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Journal of Arid Land  2023, Vol. 15 Issue (5): 562-577    DOI: 10.1007/s40333-023-0011-x
Research article     
Morphological and physiological responses to drought stress of carob trees in Mediterranean ecosystems
Khouloud ZAGOUB, Khouloud KRICHEN, Mohamed CHAIEB, Lobna F MNIF*()
Laboratory of Ecosystems and Biodiversity in Arid Land of Tunisia, Faculty of Sciences, University of Sfax, Sfax 3000, Tunisia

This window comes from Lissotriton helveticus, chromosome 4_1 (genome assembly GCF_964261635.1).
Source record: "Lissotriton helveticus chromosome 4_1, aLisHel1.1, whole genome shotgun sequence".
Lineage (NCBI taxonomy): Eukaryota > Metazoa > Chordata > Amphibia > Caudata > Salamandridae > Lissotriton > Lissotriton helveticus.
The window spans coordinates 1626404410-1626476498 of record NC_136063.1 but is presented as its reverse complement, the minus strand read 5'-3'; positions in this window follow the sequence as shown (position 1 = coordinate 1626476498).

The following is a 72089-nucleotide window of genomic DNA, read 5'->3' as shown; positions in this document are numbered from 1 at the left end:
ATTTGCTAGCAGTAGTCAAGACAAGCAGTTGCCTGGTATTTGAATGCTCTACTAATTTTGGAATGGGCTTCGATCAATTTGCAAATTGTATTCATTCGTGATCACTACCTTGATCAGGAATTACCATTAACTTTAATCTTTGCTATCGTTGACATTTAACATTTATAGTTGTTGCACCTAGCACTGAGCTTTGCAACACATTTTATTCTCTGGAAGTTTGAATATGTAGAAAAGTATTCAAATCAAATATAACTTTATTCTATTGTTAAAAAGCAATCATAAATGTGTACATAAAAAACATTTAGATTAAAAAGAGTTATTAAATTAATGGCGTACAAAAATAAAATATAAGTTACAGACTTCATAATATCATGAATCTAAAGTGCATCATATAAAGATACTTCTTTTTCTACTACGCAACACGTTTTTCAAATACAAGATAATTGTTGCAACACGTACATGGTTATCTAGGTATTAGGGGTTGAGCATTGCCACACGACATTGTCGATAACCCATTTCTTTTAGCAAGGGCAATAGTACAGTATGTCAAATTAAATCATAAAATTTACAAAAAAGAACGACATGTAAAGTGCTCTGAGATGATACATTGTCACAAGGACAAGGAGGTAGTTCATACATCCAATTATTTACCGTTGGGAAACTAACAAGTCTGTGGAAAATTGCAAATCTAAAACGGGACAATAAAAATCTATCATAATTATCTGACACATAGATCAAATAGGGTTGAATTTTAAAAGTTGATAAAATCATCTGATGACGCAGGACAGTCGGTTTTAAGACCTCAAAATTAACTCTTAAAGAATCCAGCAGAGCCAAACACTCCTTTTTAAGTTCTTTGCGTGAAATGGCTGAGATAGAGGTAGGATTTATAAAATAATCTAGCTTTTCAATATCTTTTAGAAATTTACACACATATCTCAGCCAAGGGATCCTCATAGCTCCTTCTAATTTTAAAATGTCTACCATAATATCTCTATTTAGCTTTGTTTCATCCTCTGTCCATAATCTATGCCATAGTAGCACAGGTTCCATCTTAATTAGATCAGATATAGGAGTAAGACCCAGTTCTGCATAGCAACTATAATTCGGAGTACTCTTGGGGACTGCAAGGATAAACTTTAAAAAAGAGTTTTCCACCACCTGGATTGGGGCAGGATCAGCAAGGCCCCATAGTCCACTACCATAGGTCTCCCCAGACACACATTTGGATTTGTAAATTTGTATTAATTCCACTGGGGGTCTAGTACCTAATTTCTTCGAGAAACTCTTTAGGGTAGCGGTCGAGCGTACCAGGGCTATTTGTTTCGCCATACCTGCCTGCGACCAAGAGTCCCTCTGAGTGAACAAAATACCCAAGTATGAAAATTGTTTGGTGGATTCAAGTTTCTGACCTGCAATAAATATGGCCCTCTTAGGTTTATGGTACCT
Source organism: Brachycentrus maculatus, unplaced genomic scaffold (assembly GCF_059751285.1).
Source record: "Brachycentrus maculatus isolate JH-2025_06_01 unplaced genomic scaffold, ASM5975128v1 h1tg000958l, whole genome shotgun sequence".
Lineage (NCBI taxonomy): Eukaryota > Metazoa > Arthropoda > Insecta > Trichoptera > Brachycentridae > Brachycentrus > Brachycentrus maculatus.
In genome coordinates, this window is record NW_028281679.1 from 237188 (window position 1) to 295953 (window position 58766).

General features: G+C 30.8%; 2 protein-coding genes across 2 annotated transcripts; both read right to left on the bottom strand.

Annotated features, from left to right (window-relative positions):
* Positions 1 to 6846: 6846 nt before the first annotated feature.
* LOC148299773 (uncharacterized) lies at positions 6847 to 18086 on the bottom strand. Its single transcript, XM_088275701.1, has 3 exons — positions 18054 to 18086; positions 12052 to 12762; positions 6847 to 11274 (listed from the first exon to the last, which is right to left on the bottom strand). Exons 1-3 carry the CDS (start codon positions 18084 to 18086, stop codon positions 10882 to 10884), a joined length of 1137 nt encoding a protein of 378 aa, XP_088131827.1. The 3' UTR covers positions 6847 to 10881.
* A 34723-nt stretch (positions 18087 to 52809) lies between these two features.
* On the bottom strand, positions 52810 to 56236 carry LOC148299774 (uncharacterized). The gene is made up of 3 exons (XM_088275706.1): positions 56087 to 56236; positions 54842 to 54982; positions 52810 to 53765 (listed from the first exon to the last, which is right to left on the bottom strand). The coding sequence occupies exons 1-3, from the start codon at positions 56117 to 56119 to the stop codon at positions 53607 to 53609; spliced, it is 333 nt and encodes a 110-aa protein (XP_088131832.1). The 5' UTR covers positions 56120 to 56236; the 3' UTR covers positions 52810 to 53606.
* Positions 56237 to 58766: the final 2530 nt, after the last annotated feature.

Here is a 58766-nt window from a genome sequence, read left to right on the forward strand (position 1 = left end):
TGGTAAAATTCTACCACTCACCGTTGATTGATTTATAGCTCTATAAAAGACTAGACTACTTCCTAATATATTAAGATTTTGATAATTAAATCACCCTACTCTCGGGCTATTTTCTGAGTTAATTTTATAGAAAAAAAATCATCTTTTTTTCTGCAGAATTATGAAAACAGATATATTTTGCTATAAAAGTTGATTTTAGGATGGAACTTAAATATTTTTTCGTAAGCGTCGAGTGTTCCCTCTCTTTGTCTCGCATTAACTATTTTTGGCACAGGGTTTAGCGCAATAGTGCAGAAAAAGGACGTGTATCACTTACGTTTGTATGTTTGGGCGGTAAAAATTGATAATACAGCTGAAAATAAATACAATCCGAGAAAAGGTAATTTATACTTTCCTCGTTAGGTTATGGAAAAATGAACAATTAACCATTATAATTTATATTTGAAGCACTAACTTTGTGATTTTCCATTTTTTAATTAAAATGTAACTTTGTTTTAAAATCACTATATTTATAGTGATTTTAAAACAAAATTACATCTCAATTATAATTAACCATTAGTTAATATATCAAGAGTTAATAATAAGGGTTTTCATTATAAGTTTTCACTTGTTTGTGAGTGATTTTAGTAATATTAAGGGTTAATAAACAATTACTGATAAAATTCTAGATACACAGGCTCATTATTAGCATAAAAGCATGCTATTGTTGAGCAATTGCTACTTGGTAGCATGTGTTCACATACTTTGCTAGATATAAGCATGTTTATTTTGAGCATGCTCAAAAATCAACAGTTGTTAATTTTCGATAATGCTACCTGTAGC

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The greatest failure rate of reforestation programs is basically related to water deficit, especially at the seedling stage. Therefore, the main objective of this work is to investigate the responses of three accessions of carob trees (Ceratonia siliqua L.) with 2-year-old from different climate regions to drought generated by four water treatments: Tc (250 mm), T1 (180 mm), T2 (100 mm), and T3 (50 mm). The first accession (A1) comes from the protected national park of Ichkeul in northern Tunisia. This zone belongs to the bioclimatic sub-humid stage. The second accession (A2) comes from Melloulech, located in the center-east of Tunisia, belonging to the bioclimatic semi-arid stage. The third accession (A3) comes from the mountain of Matmata, located in the south of Tunisia, belonging to the bioclimatic hyper-arid stage. The experiment was undertaken in a greenhouse. Gaz exchange indices (net photosynthesis (A), stomatal conductance (gs), transpiration rate (E), and internal CO2 concentration (Ci)) were determined. Predawn (Ψpd) and midday (Ψmd) leaf water potentials, relative soil water content (SWC), and morphological parameters (plant height (H), number of leaves (NL), number of leaflets (Nl), and number of branches (NB)) were estimated. The results showed that significant differences (P<0.001) were found between physiological and morphological parameters of each accession. The highest growth potential was recorded for Tc treatment in both accessions A1 and A2. Significant decreases in gs, E, Ci, and SWC were recorded with the increases in water stress applied from treatment T1 to T3. Positive and significant correlations were found between SWC and Ψpd for all studied accessions. Ψpd and Ψmd decreased as water stress increased, ranging from -0.96 to -1.50 MPa at sunrise and from -1.94 to -2.83 MPa at midday, respectively, under control and T3 treatments. C. siliqua accessions responded to drought through exhibiting significant changes in their physiological and morphological behavior. Both accessions A1 and A2 showed greater drought tolerance than accession A3. These seedlings exhibit different adaptive mechanisms such as stress avoidance, which are aimed at reducing transpiration, limiting leaf growth, and increasing root growth to exploit more soil water. Therefore, C. siliqua can be recommended for the ecological restoration in Mediterranean ecosystems.